Popular economics moves in cycles, and each cycle gives rise to a new worry about the future. Back in 2008/9 the fashionable concern was about debt, a fear driven partially by Carmen Reinhart and Kenneth Rogoff’s This Time is Different. By 2014, cooler kids were clutching copies of Thomas Piketty’s Capital in the Twenty-First Century, and fretting about inequality. Nowadays the zeitgeist anxiety is that robots are about to take all of our jobs. Propelled by a never-ending stream of books and op-eds, it is a fear that is surprisingly well spread, encompassing a spectrum from billionaire technologist Bill Gates to French Socialist presidential contender Benoît Hamon. Thankfully though, while a robot takeover is capturing a lot of column inches, it isn’t showing up in the data.
Management consultants McKinsey are the latest to, er, drone on about the drones. Their Global Institute has published a report on automation that looks at 46 countries covering around 80 per cent of the worldwide jobs market. They argue that with a combination of robotics, artificial intelligence and neural networks, almost half of the activities that workers are currently paid to do could be automated by 2055. That would have consequences for 1.2bn workers, who between them earn around $14.5 trillion in wages. These are big and scary numbers, even in global terms.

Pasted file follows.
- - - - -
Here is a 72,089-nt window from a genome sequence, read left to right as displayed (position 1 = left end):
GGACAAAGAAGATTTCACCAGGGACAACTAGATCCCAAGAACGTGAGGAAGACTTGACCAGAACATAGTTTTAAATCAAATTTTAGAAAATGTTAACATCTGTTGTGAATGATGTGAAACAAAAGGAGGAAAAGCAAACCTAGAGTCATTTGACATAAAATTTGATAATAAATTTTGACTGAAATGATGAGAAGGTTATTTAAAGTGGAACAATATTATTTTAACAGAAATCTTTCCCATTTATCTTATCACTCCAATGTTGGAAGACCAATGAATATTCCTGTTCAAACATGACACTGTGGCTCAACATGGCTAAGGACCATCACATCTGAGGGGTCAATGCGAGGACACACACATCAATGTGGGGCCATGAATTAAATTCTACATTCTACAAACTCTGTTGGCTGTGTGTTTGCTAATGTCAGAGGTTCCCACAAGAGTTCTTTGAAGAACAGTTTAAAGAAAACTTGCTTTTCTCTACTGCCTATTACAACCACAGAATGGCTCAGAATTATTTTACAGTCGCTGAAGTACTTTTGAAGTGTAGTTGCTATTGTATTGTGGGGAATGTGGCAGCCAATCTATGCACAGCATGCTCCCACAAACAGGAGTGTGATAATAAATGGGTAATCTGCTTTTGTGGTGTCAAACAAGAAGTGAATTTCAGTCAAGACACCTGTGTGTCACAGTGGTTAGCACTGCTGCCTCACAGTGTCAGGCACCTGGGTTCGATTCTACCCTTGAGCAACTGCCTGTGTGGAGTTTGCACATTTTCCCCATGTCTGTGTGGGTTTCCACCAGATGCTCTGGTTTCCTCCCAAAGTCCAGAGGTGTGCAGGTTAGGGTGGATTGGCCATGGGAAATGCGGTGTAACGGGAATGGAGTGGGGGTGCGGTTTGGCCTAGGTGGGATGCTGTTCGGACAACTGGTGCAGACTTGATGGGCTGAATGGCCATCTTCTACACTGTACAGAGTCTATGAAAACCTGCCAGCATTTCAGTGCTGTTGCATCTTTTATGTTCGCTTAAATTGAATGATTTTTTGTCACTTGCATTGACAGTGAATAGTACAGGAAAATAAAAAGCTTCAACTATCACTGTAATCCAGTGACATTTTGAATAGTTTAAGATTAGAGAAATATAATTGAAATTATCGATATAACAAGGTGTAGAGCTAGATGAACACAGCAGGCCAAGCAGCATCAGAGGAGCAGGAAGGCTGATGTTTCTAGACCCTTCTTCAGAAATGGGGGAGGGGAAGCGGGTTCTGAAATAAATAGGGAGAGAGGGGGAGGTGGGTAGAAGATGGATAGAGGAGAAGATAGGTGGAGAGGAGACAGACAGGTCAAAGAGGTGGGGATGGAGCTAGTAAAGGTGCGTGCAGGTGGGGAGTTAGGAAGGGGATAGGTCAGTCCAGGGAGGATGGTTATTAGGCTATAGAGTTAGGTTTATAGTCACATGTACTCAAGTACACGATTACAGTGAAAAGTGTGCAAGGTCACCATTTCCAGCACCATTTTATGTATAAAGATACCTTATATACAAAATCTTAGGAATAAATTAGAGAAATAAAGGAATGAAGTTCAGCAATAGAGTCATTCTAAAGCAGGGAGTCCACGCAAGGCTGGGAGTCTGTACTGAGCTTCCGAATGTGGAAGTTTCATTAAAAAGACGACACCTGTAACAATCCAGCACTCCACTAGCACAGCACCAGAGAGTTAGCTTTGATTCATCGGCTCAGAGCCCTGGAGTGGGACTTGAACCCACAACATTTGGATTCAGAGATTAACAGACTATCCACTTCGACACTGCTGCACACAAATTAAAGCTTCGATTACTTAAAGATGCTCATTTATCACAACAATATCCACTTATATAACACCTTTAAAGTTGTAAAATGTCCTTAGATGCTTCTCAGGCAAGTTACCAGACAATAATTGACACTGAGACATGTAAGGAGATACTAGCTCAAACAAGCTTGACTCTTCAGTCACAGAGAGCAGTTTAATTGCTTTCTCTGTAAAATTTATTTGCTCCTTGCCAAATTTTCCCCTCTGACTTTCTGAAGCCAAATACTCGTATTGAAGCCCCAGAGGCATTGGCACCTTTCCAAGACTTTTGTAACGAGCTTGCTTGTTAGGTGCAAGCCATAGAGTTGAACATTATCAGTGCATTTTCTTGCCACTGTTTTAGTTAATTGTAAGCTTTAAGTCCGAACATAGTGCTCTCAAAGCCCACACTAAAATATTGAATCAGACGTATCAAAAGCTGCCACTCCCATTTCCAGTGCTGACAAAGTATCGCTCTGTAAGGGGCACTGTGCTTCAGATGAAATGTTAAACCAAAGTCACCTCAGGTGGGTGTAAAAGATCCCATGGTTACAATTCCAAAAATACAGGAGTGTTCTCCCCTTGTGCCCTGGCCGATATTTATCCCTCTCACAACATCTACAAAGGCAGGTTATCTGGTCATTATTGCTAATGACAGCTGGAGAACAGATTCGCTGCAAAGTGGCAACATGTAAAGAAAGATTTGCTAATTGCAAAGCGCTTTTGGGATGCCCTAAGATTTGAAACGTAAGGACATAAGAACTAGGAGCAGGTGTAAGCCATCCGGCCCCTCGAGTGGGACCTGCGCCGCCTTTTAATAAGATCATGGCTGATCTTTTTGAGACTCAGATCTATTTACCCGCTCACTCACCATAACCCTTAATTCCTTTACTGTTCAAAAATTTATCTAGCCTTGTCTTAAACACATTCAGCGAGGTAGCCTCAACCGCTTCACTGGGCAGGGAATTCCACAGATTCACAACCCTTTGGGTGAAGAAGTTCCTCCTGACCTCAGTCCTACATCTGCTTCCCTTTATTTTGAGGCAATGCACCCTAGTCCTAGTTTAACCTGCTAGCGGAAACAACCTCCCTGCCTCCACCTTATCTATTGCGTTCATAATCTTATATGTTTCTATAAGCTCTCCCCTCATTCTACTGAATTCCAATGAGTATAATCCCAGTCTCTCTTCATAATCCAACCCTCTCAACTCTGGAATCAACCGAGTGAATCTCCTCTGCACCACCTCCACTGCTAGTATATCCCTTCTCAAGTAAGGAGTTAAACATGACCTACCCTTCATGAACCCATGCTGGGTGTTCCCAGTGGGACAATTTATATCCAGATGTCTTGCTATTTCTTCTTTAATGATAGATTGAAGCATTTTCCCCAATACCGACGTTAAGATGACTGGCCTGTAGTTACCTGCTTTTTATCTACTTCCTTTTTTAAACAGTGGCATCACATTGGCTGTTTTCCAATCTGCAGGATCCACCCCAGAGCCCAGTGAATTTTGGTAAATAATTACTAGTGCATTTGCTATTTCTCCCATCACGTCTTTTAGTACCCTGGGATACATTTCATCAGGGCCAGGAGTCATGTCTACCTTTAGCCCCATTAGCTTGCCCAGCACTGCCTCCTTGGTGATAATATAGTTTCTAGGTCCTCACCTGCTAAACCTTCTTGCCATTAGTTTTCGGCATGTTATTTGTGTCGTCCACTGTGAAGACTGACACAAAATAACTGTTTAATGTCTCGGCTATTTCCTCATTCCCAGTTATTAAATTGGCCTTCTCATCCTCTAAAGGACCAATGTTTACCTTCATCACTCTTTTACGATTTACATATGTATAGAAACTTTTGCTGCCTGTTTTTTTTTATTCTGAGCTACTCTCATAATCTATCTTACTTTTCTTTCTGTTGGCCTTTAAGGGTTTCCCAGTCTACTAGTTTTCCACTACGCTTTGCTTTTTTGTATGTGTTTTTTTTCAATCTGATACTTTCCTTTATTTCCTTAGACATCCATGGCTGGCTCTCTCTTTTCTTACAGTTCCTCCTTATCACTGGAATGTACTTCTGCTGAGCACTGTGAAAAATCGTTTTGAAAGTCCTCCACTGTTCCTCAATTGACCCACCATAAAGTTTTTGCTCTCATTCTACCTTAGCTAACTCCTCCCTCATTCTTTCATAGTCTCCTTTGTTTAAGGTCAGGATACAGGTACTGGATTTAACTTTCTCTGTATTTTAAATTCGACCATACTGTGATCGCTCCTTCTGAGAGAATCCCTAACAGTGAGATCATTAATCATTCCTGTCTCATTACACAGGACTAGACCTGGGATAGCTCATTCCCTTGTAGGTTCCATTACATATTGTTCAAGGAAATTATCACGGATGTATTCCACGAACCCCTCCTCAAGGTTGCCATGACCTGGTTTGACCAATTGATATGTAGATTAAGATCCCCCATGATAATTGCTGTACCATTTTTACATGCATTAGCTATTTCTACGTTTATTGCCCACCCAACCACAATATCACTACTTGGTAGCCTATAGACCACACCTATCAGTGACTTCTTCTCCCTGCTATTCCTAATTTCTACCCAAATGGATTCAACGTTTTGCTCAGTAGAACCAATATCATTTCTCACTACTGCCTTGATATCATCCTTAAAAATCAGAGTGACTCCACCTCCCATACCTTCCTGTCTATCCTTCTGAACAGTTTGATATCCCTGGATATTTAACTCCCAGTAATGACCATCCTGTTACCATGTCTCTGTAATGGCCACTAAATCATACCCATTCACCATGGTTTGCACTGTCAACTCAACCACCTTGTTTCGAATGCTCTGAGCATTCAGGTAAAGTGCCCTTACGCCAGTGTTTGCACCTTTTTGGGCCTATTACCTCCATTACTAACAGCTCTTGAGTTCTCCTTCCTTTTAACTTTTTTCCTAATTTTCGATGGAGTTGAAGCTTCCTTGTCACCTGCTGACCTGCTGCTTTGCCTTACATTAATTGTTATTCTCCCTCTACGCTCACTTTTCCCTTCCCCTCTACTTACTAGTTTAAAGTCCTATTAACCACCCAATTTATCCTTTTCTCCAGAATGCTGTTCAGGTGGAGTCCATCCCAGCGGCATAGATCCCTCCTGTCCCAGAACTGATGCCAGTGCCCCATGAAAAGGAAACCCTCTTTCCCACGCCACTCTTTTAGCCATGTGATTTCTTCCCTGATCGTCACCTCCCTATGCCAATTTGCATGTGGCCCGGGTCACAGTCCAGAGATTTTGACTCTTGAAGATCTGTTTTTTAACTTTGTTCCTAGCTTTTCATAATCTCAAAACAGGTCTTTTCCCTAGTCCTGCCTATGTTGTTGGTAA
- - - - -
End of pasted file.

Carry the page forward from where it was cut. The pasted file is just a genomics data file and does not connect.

The report follows in the footsteps of thought-provoking, but under-questioned, work by two Oxford academics, Carl Frey and Michael Osborne. In 2013 they claimed that almost half of all US occupations were at a high risk of automation in the next 20 years. They later extended their analysis to the global economy, and found that an outright majority of jobs in advanced economies, more than two-thirds in India and fully three-quarters in China were susceptible to replacement. The annual Alpine jamboree for the rich and powerful in Davos was last year dedicated to discussing the so-called “fourth industrial revolution.” An associated report warned that 5m jobs would go by 2020 across 15 major economies, all driven by technological change.
But there has also been one major recent study of technology, automation and the future of work that hasn’t grabbed the headlines at all. A 2016 OECD report came to a starkly different conclusion: across the developed economies “only” around nine per cent…